Young moved on to the Nationals in 2007, earning an All-Star selection and winning the Comeback Player of the Year Award. He played one more season with Washington before he retired in 2008.
3. Daniel “Rusty” Staub – He made his mark with teams such as the Astros, Expos and Mets throughout his 23-year career and his four-year stint in Detroit (1976-79) was no exceptions. Staub earned an All-Star selection in 1976, then put up consecutive seasons in which he hit 20 home runs and drove in 100 runs. He won the Designated Hitter of the Year Award in 1978 after posting a .273-24-121 stat line.
“Le Grande Orange” batted .277 with 264 runs, 582 hits, 70 homers and 358 RBIs in 549 games with Detroit. He was traded back to Montreal during the 1979 season, spent one year with Texas, then returned to the Mets, where he spent his final five seasons before retiring in 1985.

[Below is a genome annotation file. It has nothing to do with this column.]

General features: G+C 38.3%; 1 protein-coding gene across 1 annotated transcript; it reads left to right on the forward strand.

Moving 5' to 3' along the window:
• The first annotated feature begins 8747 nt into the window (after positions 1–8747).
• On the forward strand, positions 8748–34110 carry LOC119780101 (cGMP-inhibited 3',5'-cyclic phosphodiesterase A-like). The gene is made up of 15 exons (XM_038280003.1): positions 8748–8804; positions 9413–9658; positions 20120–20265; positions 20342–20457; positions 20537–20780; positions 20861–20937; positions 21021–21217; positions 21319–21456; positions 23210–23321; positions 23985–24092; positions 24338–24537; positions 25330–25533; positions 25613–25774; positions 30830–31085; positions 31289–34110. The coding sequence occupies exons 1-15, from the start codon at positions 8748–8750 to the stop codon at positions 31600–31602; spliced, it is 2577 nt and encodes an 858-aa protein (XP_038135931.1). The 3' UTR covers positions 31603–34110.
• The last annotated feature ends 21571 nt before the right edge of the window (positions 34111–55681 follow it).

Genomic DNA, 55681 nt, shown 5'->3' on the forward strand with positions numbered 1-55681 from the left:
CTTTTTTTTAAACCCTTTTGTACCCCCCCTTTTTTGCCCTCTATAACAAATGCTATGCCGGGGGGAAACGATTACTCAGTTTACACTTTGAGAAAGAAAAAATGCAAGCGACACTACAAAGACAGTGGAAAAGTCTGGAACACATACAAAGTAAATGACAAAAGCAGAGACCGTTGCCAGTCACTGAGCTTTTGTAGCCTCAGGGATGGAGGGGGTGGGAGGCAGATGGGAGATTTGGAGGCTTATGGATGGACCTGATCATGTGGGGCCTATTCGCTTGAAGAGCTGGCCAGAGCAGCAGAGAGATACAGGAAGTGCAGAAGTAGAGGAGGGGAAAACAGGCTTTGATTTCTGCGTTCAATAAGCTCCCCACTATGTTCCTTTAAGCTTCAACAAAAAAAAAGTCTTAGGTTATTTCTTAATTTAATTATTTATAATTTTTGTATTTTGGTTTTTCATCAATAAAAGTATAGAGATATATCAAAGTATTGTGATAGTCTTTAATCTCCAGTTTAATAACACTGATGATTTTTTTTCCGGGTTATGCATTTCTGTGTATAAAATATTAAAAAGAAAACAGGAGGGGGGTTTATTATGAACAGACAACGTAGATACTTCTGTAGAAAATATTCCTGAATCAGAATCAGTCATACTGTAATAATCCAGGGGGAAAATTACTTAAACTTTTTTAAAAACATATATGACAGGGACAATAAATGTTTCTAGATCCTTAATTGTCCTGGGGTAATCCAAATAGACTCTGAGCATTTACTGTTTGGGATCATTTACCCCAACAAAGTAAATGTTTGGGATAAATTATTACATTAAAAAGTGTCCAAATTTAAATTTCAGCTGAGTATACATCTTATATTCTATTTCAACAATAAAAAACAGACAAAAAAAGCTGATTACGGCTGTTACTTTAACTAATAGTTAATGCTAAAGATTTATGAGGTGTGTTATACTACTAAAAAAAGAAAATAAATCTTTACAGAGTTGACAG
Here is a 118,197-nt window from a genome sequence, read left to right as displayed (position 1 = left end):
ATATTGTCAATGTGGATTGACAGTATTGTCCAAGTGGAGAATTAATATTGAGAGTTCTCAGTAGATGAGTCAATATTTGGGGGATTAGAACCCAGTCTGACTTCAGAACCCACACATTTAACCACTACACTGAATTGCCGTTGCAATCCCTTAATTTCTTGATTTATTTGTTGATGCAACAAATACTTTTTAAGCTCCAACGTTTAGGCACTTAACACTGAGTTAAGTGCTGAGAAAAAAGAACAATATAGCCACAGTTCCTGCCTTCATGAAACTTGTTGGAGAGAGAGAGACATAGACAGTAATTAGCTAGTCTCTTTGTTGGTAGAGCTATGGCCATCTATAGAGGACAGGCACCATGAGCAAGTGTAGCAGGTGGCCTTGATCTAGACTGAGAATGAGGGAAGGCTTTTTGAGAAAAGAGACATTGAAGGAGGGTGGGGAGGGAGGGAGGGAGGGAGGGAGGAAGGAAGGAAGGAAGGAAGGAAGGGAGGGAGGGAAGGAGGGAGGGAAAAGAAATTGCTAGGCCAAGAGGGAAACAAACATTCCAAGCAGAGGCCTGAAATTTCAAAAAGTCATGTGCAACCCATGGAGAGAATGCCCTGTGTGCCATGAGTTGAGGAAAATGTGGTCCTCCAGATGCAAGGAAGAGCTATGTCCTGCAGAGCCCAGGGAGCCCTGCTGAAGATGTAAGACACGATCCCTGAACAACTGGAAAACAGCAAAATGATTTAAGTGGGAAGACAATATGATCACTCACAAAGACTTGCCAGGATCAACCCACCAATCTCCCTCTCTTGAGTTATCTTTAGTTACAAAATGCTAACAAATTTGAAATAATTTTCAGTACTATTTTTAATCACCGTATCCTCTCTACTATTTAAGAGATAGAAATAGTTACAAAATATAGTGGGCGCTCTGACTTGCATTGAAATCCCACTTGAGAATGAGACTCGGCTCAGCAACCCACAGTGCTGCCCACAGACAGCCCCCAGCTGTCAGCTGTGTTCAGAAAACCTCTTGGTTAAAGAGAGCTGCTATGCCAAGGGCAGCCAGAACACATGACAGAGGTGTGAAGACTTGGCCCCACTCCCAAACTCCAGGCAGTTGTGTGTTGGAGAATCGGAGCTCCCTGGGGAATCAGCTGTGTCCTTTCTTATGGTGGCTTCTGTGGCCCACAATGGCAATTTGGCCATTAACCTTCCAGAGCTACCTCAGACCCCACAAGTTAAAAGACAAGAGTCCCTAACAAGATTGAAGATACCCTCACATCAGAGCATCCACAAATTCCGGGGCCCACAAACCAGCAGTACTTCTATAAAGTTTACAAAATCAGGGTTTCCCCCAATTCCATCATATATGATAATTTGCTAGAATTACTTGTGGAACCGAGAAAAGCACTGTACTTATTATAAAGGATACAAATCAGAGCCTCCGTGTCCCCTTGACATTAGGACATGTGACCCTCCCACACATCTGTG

2. Miguel Cabrera – Although he has been Detroit’s primary designated hitter for the past five seasons (2019-present), he is nowhere near the player he was during his prime. Cabrera’s best season was 2021, when he posted a .256-15-75 stat line, and he was selected as an All-Star injury replacement last year when it was thought to be his last season.
Cabrera returned in 2023 to play out the remainder of his contract, and he has just three home runs in 88 games at age 40. Overall, he has batted .262 with 489 hits, 45 homers and 243 RBIs in 523 games.
1. Victor Martinez – He played his first nine seasons with the Indians and the Red Sox primarily as a catcher, but he converted to designated hitter when he came to the Tigers in 2011. After hitting .330 and driving in 103 runs in his first season, Martinez tore his ACL during offseason training and missed all of 2012.